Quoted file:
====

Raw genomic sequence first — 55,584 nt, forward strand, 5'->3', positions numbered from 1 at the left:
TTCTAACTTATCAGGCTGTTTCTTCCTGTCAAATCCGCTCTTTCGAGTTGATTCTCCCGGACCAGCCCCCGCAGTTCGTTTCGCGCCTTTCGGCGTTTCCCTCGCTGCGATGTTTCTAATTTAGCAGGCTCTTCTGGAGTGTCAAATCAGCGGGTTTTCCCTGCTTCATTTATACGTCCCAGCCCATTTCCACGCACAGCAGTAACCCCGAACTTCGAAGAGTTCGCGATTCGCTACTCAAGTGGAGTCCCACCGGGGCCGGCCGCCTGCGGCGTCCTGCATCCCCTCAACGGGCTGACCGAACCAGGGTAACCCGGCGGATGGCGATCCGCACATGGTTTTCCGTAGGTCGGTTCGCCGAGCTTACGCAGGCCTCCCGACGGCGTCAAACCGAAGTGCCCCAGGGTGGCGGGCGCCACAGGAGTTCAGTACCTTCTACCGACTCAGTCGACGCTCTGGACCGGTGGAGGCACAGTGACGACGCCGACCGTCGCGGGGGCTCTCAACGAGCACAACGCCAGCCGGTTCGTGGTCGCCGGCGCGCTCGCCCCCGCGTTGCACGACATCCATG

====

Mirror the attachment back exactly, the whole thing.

Raw genomic sequence first — 55,584 nt, forward strand, 5'->3', positions numbered from 1 at the left:
TTCTAACTTATCAGGCTGTTTCTTCCTGTCAAATCCGCTCTTTCGAGTTGATTCTCCCGGACCAGCCCCCGCAGTTCGTTTCGCGCCTTTCGGCGTTTCCCTCGCTGCGATGTTTCTAATTTAGCAGGCTCTTCTGGAGTGTCAAATCAGCGGGTTTTCCCTGCTTCATTTATACGTCCCAGCCCATTTCCACGCACAGCAGTAACCCCGAACTTCGAAGAGTTCGCGATTCGCTACTCAAGTGGAGTCCCACCGGGGCCGGCCGCCTGCGGCGTCCTGCATCCCCTCAACGGGCTGACCGAACCAGGGTAACCCGGCGGATGGCGATCCGCACATGGTTTTCCGTAGGTCGGTTCGCCGAGCTTACGCAGGCCTCCCGACGGCGTCAAACCGAAGTGCCCCAGGGTGGCGGGCGCCACAGGAGTTCAGTACCTTCTACCGACTCAGTCGACGCTCTGGACCGGTGGAGGCACAGTGACGACGCCGACCGTCGCGGGGGCTCTCAACGAGCACAACGCCAGCCGGTTCGTGGTCGCCGGCGCGCTCGCCCCCGCGTTGCACGACATCCATG